From the frying pan into the fire. The torture that awaits Julian Assange in the US.
WikiLeaks founder Julian Assange is currently held in Belmarsh prison awaiting hearings that could see him extradited to the US to face prosecution for alleged espionage-related offences.
Award-winning US journalist Chris Hedges described the torture that would await Assange in the US prison system, adding “they will attempt to psychologically destroy him”. If extradited, Assange would likely be detained in accordance with ‘Special Administrative Measures’ (SAMs). One report equates this to a regime of sensory deprivation and social isolation that may amount to torture.
Journalists speak out
US journalist Chris Hedges spoke about the treatment Assange is likely to receive in the US. He argues that the US authorities will “psychologically destroy him” and that conditions imposed could see him turned into a ‘zombie’ to face life without parole:
#PulitzerPrize winner Chris Hedges [@ChrisLynnHedges] speaking about the type of treatment #Assange can expect if extradited to the US: "They will attempt to psychologically destroy him" #DontExtraditeAssange pic.twitter.com/EjPAPPMw1G
— WikiLeaks (@wikileaks) May 5, 2020
Australian journalist John Pilger agrees:
If Julian is extradited to the US, a darkness awaits him. He’ll be subjected to a prison regime called special administrative measures… He will be placed in a cage in the bowels of a supermax prison, a hellhole. He will be cut off from all contact with the rest of humanity.
From the frying pan…
Assange is already in a precarious position, alongside all other UK prisoners. Belmarsh is a high-security Category A facility and, as with all other prisons in the UK, inmates there are at risk to infection from coronavirus (Covid-19).
On 28 April, the BBC reported that there were “1,783 “possible/probable” cases of coronavirus – on top of 304 confirmed infections across jails in England and Wales”. Also that there were “75 different “custodial institutions”, with 35 inmates treated in hospital and 15 deaths”.
Vaughan Smith, who stood bail for Assange, reported that the virus was “ripping through” Belmarsh:
We know of two Covid-19 deaths in Belmarsh so far, though the Department of Justice have admitted to only one death. Julian told me that there have been more and that the virus is ripping through the prison.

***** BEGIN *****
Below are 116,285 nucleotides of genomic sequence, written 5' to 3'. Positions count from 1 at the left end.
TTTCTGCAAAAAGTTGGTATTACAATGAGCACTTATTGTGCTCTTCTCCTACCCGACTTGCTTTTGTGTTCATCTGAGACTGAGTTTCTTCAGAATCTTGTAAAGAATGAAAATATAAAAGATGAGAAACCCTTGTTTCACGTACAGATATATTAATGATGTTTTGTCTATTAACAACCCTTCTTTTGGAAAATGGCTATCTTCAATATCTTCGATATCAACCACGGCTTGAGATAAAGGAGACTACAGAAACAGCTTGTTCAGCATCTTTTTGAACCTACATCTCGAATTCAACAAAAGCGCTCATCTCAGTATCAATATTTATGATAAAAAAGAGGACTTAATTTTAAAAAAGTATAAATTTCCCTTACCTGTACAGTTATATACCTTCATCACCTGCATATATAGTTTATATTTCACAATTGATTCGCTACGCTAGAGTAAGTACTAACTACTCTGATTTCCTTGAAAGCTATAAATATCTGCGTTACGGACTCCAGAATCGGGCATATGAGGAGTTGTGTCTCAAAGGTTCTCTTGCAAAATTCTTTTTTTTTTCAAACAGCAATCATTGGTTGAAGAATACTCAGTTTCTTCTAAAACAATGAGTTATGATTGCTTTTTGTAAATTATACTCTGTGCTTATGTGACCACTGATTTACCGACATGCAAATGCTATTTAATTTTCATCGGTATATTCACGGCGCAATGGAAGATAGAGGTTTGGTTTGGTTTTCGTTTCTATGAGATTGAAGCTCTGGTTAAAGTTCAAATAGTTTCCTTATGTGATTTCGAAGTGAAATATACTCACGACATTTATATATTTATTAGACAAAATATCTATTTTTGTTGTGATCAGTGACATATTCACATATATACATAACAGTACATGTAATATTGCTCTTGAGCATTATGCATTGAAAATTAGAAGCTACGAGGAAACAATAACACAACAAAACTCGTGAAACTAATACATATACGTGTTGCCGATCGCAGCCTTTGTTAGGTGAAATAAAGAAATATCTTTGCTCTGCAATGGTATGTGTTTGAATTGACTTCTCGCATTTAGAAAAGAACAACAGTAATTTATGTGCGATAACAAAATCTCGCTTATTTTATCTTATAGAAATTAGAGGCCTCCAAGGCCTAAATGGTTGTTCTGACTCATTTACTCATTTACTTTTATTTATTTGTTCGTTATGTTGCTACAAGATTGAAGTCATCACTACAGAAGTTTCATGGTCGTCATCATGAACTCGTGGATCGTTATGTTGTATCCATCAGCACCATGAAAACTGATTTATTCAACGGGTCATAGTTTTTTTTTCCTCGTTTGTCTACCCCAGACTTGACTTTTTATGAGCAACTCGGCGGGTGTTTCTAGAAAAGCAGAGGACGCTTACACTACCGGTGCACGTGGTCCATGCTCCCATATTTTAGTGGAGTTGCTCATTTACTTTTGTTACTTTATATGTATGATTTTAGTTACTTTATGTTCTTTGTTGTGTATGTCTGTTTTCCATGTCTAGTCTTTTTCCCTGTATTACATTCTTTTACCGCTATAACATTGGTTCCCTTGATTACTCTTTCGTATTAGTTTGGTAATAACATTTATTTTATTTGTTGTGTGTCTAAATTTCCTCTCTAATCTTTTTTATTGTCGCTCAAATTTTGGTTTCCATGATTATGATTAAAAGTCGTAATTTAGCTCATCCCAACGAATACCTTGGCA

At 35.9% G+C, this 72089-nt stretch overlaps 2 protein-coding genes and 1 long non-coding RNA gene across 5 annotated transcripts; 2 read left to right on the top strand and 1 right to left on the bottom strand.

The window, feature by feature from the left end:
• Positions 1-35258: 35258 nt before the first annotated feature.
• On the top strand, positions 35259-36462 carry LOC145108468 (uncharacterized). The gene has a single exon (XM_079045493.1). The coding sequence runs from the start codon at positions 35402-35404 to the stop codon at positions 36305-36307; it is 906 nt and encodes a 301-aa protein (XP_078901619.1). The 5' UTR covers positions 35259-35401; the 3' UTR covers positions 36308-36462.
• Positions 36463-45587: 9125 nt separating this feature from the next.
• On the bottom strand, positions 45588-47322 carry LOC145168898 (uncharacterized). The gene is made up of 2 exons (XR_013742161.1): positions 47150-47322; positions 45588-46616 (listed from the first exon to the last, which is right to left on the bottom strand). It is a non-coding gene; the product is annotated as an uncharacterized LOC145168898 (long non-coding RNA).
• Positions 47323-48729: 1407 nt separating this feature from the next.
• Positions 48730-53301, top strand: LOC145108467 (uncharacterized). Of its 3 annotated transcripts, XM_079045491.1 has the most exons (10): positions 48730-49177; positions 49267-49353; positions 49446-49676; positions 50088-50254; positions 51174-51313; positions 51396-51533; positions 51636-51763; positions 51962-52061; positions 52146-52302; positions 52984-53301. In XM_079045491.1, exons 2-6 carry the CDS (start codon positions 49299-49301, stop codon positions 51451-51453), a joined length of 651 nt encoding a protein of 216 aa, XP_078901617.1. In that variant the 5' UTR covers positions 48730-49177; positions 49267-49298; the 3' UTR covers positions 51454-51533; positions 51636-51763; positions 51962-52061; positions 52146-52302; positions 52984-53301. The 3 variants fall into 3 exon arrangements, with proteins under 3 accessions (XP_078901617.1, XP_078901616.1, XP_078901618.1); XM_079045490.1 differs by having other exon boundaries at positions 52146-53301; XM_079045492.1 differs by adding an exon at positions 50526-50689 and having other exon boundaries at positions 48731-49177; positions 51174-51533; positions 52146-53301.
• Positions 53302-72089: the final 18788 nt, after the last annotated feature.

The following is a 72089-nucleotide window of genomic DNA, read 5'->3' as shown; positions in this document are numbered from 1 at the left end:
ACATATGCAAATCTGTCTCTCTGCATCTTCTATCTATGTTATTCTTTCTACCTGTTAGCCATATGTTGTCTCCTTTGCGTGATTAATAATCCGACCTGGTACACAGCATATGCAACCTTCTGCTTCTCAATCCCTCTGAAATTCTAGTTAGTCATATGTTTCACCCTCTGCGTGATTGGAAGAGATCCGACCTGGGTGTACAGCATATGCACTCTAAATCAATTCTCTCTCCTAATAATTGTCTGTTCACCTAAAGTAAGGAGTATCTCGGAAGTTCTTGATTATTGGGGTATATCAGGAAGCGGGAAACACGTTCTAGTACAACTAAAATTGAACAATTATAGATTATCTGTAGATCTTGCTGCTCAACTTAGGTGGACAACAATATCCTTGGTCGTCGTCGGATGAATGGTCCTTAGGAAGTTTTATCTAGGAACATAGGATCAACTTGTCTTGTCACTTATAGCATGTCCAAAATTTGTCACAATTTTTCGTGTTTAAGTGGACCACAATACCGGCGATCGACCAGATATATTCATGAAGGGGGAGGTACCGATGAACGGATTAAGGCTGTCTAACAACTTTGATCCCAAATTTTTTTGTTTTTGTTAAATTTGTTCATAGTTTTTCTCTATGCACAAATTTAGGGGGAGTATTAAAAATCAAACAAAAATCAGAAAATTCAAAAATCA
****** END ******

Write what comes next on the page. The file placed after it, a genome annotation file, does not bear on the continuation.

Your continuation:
Assange has a known chronic lung condition, which could lead to death should he become infected with coronavirus. Assange’s lawyers requested he is released on bail to avoid succumbing to the virus, but that request was rejected.
As for the psychological effects of segregation, a European Committee for the Prevention of Torture and Inhuman or Degrading Treatment or Punishment report argued that it can “can have an extremely damaging effect on the mental, somatic and social health of those concerned”.
…and into the fire
It’s likely that Assange will be placed under SAMs if he is extradited to the US. The Darkest Corner, a report authored by the Allard K. Lowenstein International Human Rights Clinic and The Center for Constitutional Rights, describes how SAMs work.
In its summary, the report explains that:
SAMs are the darkest corner of the U.S. federal prison system, combining the brutality and isolation of maximum security units with additional restrictions that deny individuals almost any connection to the human world. Those restrictions include gag orders on prisoners, their family members, and their attorneys, effectively shielding this extreme use of government power from public view.
SAMs deny prisoners the narrow avenues of indirect communication – through sink drains or air vents – available to prisoners in solitary confinement. They prohibit social contact with anyone except for a few immediate family members, and heavily regulate even those contacts. And they further prohibit prisoners from connecting to the social world via current media and news, limiting prisoners’ access to information to outdated, government-approved materials. Even a prisoner’s communications with his lawyer – which are supposed to be protected by attorney-client privilege – can be subject to monitoring by the FBI.
It ominously adds that: “Many prisoners remain under these conditions indefinitely, for years or in some cases even decades”. Moreover, these conditions can be used as a weapon to force a prisoner to plead guilty:
In numerous cases, the Attorney General recommends lifting SAMs after the defendant pleads guilty. This practice erodes defendants’ presumption of innocence and serves as a tool to coerce them into cooperating with the government and pleading guilty.
The report provides further details on how SAMs incorporate sensory deprivation and social isolation measures that “may amount to torture”. Also, it argues that the SAMs regime contravenes both US and international laws.
ECHR article 3
Should the UK courts agree to extradite Assange, he could face months, if not decades, of psychological torture. However, Article 3 of the European Court of Human Rights states clearly: “No one shall be subjected to torture or to inhuman or degrading treatment or punishment”. Under that article, the US extradition request should be rejected by the UK courts.
For a publisher to be subjected to such a nightmare scenario would be intolerable.
Featured image via Mohamed Elmaazi
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